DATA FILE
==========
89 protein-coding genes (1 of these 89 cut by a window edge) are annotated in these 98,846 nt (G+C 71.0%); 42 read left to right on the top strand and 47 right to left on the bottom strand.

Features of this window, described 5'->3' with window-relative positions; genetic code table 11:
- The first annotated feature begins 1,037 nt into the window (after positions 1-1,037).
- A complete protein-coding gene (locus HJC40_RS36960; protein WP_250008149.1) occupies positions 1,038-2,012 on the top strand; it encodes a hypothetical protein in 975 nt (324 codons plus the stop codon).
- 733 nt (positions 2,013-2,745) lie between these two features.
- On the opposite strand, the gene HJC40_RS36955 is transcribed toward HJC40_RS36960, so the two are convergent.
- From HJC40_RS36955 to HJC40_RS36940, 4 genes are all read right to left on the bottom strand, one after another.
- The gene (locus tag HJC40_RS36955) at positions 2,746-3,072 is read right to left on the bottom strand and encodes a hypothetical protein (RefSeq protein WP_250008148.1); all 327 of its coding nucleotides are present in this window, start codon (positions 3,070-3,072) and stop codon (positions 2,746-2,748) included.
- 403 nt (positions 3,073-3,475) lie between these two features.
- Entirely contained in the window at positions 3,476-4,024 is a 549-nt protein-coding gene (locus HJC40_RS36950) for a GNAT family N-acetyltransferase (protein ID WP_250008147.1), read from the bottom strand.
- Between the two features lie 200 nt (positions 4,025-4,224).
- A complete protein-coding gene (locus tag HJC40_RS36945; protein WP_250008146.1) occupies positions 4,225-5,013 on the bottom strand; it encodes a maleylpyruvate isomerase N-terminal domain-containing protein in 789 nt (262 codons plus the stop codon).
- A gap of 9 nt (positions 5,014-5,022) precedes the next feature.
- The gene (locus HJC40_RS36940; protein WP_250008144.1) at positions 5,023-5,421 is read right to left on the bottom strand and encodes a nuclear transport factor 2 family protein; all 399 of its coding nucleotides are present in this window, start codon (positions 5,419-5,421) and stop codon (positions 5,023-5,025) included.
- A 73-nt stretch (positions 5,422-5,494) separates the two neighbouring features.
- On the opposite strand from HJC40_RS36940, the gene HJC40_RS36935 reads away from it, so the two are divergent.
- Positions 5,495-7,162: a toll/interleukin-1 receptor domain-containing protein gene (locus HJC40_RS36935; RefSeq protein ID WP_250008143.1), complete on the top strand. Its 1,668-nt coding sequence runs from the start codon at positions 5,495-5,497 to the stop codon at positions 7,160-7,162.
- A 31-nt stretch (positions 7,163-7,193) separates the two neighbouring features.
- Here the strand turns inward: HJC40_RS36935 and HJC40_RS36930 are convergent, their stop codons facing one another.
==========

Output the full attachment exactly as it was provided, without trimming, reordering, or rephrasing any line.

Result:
89 protein-coding genes (1 of these 89 cut by a window edge) are annotated in these 98,846 nt (G+C 71.0%); 42 read left to right on the top strand and 47 right to left on the bottom strand.

Features of this window, described 5'->3' with window-relative positions; genetic code table 11:
- The first annotated feature begins 1,037 nt into the window (after positions 1-1,037).
- A complete protein-coding gene (locus HJC40_RS36960; protein WP_250008149.1) occupies positions 1,038-2,012 on the top strand; it encodes a hypothetical protein in 975 nt (324 codons plus the stop codon).
- 733 nt (positions 2,013-2,745) lie between these two features.
- On the opposite strand, the gene HJC40_RS36955 is transcribed toward HJC40_RS36960, so the two are convergent.
- From HJC40_RS36955 to HJC40_RS36940, 4 genes are all read right to left on the bottom strand, one after another.
- The gene (locus tag HJC40_RS36955) at positions 2,746-3,072 is read right to left on the bottom strand and encodes a hypothetical protein (RefSeq protein WP_250008148.1); all 327 of its coding nucleotides are present in this window, start codon (positions 3,070-3,072) and stop codon (positions 2,746-2,748) included.
- 403 nt (positions 3,073-3,475) lie between these two features.
- Entirely contained in the window at positions 3,476-4,024 is a 549-nt protein-coding gene (locus HJC40_RS36950) for a GNAT family N-acetyltransferase (protein ID WP_250008147.1), read from the bottom strand.
- Between the two features lie 200 nt (positions 4,025-4,224).
- A complete protein-coding gene (locus tag HJC40_RS36945; protein WP_250008146.1) occupies positions 4,225-5,013 on the bottom strand; it encodes a maleylpyruvate isomerase N-terminal domain-containing protein in 789 nt (262 codons plus the stop codon).
- A gap of 9 nt (positions 5,014-5,022) precedes the next feature.
- The gene (locus HJC40_RS36940; protein WP_250008144.1) at positions 5,023-5,421 is read right to left on the bottom strand and encodes a nuclear transport factor 2 family protein; all 399 of its coding nucleotides are present in this window, start codon (positions 5,419-5,421) and stop codon (positions 5,023-5,025) included.
- A 73-nt stretch (positions 5,422-5,494) separates the two neighbouring features.
- On the opposite strand from HJC40_RS36940, the gene HJC40_RS36935 reads away from it, so the two are divergent.
- Positions 5,495-7,162: a toll/interleukin-1 receptor domain-containing protein gene (locus HJC40_RS36935; RefSeq protein ID WP_250008143.1), complete on the top strand. Its 1,668-nt coding sequence runs from the start codon at positions 5,495-5,497 to the stop codon at positions 7,160-7,162.
- A 31-nt stretch (positions 7,163-7,193) separates the two neighbouring features.
- Here the strand turns inward: HJC40_RS36935 and HJC40_RS36930 are convergent, their stop codons facing one another.